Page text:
Disease Priorities in Zambia

Duncan Mara School of Civil Engineering, University of Leeds, Leeds, United Kingdom. E-mail: d.d.mara@leeds.ac.uk

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Dear Sir:

I read with great interest the article by Ng and others entitled “Assessing the contribution of malaria vector control and other maternal and child health interventions in reducing all-cause under-five mortality in Zambia.”1 Considering that malaria was possibly not the most important cause of death in children under 5 years of age (U5) in Zambia, and that maternal and child health interventions were possibly not the most important cause of the decline in U5 deaths, I checked the data in global burden of disease (GBD) Compare, the data visualization hub on the Institute of Health Metrics and Evaluation website.2 The information I obtained (in under an hour—such is the power of GBD Compare) is given in Table 1. In fact, neonatal disorders were the most important causes of U5 deaths in 2010 and 2013 (malaria was most important in 2000), although childhood undernutrition was the most important risk factor. One striking feature in Table 1 is that U5 deaths have been a very high, but decreasing, proportion of total all-age deaths: 39.2% in 2000, 35.4% in 2010, and 33.3% in 2013.

Table 1

Number of U5 deaths (both sexes) in Zambia due to selected causes and risk factors in 2000, 2010, and 2013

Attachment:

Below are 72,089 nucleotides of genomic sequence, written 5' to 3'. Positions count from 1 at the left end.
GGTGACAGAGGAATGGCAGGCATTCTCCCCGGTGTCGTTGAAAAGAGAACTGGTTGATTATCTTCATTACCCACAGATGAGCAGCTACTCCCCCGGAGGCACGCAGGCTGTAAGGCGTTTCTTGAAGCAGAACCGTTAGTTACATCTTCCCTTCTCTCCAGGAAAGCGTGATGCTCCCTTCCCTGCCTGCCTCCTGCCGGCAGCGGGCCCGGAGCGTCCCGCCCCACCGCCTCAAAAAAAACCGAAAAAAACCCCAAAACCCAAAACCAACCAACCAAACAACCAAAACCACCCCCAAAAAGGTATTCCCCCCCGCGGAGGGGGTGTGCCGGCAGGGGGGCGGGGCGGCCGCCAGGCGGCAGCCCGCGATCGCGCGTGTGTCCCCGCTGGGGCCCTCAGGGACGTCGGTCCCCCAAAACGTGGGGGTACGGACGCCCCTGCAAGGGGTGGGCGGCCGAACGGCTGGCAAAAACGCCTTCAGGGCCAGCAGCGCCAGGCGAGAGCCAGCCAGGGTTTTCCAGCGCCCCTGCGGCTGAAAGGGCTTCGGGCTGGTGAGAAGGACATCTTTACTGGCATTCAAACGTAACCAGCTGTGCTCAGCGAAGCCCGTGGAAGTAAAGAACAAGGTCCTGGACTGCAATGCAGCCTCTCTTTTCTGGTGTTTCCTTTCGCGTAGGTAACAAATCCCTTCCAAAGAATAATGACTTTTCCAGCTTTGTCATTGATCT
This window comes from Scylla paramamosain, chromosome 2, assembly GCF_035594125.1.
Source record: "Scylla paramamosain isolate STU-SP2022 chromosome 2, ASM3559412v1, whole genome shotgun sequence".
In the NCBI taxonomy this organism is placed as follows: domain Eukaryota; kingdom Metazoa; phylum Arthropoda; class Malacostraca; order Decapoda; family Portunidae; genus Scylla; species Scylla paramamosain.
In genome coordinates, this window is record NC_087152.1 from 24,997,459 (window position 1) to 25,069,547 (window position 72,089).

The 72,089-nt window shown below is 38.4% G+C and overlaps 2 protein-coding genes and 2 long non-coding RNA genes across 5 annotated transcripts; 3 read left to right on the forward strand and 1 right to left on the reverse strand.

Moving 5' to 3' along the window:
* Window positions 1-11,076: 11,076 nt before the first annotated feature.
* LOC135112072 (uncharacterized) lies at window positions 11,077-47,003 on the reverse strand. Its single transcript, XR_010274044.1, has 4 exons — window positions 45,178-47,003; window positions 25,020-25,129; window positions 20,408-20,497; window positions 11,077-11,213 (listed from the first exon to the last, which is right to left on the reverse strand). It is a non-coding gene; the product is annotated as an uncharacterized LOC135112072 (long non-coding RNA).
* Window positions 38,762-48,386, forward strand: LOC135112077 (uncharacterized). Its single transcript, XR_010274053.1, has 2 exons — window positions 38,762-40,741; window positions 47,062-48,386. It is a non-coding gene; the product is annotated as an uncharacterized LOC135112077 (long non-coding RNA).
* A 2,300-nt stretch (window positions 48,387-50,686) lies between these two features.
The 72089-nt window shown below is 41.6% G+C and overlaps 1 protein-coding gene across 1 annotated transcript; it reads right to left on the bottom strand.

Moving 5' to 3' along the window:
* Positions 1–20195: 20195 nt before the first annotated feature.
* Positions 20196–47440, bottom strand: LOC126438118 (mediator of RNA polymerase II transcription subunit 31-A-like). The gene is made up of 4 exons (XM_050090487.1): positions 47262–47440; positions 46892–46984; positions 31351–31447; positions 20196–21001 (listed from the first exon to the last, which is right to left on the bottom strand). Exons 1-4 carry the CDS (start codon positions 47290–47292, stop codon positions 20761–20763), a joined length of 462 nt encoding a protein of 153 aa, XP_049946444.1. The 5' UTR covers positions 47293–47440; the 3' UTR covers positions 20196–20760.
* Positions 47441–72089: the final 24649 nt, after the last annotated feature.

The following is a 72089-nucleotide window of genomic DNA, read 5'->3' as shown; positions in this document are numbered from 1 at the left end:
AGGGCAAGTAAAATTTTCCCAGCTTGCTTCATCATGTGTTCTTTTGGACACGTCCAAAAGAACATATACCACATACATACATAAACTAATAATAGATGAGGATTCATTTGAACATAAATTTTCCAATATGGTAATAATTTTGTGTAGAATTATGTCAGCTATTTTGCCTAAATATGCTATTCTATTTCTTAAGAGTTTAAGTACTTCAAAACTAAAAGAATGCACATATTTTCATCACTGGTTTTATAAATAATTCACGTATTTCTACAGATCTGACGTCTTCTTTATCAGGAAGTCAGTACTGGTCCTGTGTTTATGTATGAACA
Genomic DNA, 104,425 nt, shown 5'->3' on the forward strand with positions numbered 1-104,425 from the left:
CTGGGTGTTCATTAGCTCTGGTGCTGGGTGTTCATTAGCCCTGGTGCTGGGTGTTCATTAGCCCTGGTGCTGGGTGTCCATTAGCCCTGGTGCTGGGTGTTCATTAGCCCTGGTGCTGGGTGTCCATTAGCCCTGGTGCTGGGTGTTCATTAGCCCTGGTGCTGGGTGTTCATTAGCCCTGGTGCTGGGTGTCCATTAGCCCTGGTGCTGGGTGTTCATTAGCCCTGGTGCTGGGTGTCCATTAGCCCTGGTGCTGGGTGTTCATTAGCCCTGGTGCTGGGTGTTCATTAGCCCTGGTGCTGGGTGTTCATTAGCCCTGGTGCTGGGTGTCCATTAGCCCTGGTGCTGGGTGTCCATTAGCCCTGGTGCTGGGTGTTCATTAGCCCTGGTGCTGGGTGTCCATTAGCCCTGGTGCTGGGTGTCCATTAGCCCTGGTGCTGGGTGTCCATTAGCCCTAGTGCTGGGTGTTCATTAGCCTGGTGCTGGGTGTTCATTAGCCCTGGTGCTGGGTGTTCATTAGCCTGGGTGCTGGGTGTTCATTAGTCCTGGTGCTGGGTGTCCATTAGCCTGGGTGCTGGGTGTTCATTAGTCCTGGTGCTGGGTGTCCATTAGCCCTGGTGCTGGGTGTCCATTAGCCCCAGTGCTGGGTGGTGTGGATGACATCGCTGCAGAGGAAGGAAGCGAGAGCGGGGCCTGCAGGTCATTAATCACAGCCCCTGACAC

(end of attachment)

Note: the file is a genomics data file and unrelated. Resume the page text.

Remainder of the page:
Cause or risk factor No. of U5 deaths in 2000 (% of all U5 deaths in 2000) No. of U5 deaths in 2010 (% of all U5 deaths in 2010) No. of U5 deaths in 2013 (% of all U5 deaths in 2013)
Causes
 All causes 67,662 (39.2*) 54,485 (35.4*) 48,721 (33.1*)
 Malaria 14,234 (21.0) 8,717 (16.0) 8,621 (17.7)
 Diarrheal diseases 9,860 (14.6) 5,800 (10.6) 4,963 (10.2)
 Neonatal disorders 9,369 (13.9) 9,651 (17.8) 9,838 (20.2)
 Lower respiratory-tract infections 9,188 (13.6) 7,492 (13.7) 7,127 (14.6)
 HIV/AIDS and TB 7,939 (11.7) 6,421 (11.8) 2,665 (5.5)
 Nutritional deficiencies 5,570 (8.2) 4,962 (9.1) 4,671 (9.6)
Risk factors
 Childhood undernutrition 20,555 (30.4) 14,986 (27.5) 13,047 (26.8)
 Suboptimal breastfeeding 6,602 (9.8) 4,410 (8.1) 4,135 (8.5)
 Unsafe water, unsafe sanitation, and unsafe hygiene 9,688 (14.3) 5,821 (10.7) 5,032 (10.3)

HIV/AIDS = human immunodeficiency virus/acquired immune deficiency syndrome; TB = tuberculosis; U5 = under 5 years of age.

The percentage given for ‘all causes’ is all U5 deaths as a percentage of total all-age deaths in the respective year.

No handwashing with soap.

Source: Institute for Health Metrics and Evaluation.2

A potentially more informative metric is disability-adjusted life year (DALY) losses. Table 2 shows the DALY losses in 2000, 2010, and 2013 for the causes and risk factors considered in Table 1. This shows a similar ranking of cause and risk factor, and an extremely high, but decreasing, proportion of the overall burden of disease in the U5s: 51.1% in 2000, 47.6% in 2010, and 45.0% in 2013.